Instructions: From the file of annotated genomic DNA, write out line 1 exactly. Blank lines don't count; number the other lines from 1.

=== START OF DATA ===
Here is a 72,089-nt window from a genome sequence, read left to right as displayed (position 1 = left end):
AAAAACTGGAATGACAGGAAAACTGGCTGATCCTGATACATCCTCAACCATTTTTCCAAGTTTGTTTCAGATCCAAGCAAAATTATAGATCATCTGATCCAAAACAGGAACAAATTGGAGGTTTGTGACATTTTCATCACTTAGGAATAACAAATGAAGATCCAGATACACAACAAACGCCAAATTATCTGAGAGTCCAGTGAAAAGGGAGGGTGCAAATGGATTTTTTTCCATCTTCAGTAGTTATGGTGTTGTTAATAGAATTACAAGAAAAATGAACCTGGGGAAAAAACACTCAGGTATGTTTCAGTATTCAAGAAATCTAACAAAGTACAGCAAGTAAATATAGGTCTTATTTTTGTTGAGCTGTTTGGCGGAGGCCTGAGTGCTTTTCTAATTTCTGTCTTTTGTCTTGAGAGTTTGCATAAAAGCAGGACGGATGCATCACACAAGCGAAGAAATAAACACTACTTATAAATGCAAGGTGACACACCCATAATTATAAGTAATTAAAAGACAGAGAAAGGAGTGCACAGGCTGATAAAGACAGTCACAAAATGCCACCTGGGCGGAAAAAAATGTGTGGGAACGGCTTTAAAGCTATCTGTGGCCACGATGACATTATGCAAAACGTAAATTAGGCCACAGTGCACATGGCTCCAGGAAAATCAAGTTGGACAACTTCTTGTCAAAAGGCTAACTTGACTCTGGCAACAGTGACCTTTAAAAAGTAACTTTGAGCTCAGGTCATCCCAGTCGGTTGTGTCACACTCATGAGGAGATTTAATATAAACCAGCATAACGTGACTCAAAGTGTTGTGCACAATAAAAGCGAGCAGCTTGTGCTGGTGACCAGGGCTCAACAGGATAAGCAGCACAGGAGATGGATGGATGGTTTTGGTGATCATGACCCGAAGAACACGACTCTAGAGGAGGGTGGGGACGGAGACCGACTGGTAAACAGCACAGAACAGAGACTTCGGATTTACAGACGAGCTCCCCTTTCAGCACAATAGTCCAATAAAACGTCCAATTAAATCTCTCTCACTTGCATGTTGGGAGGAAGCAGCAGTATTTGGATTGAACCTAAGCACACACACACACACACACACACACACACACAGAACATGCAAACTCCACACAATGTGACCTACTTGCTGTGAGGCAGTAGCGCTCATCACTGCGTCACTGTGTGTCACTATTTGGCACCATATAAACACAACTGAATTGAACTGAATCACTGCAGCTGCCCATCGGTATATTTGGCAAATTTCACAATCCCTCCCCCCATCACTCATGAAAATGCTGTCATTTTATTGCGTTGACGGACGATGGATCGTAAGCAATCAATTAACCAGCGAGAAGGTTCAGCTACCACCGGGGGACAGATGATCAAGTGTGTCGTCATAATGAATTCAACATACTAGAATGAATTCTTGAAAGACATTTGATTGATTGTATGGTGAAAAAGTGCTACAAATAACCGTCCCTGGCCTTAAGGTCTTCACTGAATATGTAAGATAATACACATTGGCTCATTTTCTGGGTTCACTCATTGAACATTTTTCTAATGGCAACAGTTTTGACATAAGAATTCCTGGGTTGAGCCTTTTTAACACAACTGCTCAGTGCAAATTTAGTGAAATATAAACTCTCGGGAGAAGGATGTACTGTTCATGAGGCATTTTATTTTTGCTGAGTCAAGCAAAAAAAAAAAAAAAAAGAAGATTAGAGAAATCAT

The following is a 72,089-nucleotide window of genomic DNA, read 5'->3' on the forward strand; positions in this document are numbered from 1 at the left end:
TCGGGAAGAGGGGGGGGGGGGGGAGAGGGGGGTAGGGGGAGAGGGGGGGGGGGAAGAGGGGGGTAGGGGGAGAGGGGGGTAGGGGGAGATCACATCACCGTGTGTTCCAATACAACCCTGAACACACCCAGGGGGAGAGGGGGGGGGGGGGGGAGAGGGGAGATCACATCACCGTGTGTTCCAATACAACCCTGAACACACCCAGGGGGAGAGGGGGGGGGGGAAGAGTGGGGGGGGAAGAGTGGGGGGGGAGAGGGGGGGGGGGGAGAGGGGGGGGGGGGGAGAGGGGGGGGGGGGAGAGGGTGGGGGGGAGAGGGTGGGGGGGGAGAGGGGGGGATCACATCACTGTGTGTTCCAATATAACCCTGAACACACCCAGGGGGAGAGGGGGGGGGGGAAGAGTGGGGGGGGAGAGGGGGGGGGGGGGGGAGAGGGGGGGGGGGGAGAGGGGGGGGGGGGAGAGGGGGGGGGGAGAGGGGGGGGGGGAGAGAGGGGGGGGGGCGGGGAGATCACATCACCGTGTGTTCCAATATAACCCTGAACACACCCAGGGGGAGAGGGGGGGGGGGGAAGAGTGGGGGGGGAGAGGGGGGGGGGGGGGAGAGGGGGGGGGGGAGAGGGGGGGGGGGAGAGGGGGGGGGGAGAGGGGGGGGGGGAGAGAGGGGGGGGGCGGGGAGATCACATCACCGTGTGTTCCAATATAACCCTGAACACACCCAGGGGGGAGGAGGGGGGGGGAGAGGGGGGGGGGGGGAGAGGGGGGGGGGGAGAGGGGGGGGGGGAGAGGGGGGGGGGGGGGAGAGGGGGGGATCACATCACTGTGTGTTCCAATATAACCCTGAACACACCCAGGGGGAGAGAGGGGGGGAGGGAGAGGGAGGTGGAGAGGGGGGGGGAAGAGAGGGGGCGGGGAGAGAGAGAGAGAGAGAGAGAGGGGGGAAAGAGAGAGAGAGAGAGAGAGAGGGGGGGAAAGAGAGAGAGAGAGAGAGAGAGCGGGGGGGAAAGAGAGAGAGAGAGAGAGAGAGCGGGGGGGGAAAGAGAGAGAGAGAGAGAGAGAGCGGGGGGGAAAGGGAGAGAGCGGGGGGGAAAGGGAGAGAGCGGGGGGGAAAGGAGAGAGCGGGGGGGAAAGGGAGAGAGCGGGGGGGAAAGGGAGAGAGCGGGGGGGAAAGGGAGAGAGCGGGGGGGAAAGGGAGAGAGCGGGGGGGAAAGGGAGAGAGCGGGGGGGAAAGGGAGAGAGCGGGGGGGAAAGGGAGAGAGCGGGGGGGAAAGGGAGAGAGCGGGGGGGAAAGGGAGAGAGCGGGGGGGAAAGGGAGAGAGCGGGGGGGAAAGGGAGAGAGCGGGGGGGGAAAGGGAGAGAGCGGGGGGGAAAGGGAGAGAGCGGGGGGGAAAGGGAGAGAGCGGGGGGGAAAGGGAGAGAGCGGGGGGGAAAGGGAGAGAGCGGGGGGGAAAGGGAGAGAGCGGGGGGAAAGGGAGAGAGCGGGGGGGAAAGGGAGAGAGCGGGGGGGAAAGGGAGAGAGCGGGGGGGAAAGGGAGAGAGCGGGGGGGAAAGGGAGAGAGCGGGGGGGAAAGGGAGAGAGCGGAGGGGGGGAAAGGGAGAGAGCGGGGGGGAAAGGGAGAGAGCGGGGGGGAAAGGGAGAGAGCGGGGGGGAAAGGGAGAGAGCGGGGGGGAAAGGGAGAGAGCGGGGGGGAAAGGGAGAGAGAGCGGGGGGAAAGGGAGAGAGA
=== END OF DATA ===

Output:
Here is a 72,089-nt window from a genome sequence, read left to right as displayed (position 1 = left end):